Tag Archives: Border Control

Australia’s Face Verification Service

News that I didn’t have time to write about in November last year. The federal government of Australia plans to create a database of photo-id images. I’m not sure if this is just the National Facial Biometric Matching Capability renamed.

“A Face Identification Service (FIS) is expected to commence in 2017 to help determine the identity of unknown persons. It will be used for investigations of serious offences by specialist officers.”

Couldn’t be less detail or description or explanation in this statement.

https://www.ag.gov.au/RightsAndProtections/IdentitySecurity/Pages/Face-verification-service.aspx

https://www.itnews.com.au/news/australias-new-facial-verification-system-goes-live-441484

http://www.zdnet.com/article/australian-face-verification-service-starts-with-citizenship-imagery/

 

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Another fascinating article about the important talents of supers

Robertson, David James (2016) Could super recognisers be the latest weapon in the war on terror? The Conversation. March 25th 2016.

https://theconversation.com/could-super-recognisers-be-the-latest-weapon-in-the-war-on-terror-56772

And don’t forget to check out the comments, one identifying a super-recognizer character in detective story literature.

 

Super-recognizers? Why bother?

The world must be amazed and horrified by the recent disappearance of a jet plane full of passengers in Asia, with no trace of evidence to confirm what has happened to the flight. At least two things are remarkable about the disappearance of MH370; the lack of evidence of the whereabouts of the plane or wreckage, and the revelation of the lack of care commonly practiced in many countries in checking passports.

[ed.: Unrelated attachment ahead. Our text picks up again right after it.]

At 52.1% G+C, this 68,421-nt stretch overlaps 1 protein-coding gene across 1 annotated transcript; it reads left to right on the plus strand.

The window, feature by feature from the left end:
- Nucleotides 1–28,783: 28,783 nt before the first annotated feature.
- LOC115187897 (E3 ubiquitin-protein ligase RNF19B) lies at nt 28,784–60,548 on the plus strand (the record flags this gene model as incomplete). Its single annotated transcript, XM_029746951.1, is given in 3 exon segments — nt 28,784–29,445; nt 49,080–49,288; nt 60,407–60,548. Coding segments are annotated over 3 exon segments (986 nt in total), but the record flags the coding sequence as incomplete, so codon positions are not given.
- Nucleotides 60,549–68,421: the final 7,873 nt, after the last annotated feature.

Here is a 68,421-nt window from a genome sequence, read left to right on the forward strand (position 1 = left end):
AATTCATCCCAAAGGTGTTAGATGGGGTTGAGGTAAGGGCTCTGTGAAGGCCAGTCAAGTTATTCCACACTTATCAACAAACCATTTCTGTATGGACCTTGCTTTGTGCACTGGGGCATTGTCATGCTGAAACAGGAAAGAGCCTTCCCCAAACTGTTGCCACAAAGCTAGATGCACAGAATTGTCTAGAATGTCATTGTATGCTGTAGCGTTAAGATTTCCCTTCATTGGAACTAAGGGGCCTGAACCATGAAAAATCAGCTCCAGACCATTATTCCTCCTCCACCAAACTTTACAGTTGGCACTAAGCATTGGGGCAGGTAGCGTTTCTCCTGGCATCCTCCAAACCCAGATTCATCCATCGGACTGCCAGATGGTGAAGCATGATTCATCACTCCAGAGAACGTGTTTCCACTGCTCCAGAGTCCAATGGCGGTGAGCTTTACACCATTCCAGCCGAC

I don’t travel much, but it is my understanding that passports have photos in them that border-control staff are supposed to check against the appearance of the person presenting the passport as theirs, to see if the person in the photo is the same person claiming to own the passport. Clearly, it would be a good idea to hire super-recognizers to work in this role. But this idea seems almost comical when one considers that there is such a lax degree of border control practiced at many airports that it is reportedly a common thing for people to travel on passports that have been reported as stolen and are entered on an international database of suspect passports. The fact that two of the people on the missing place were travelling on stolen passports is therefore now seen as not such a big deal, and is not considered to be solid evidence of terrorist activity. While border control and security is such a low priority and so poorly done, we can hardly expect that organizations responsible for these functions will show much interest in recruiting super-recognizers.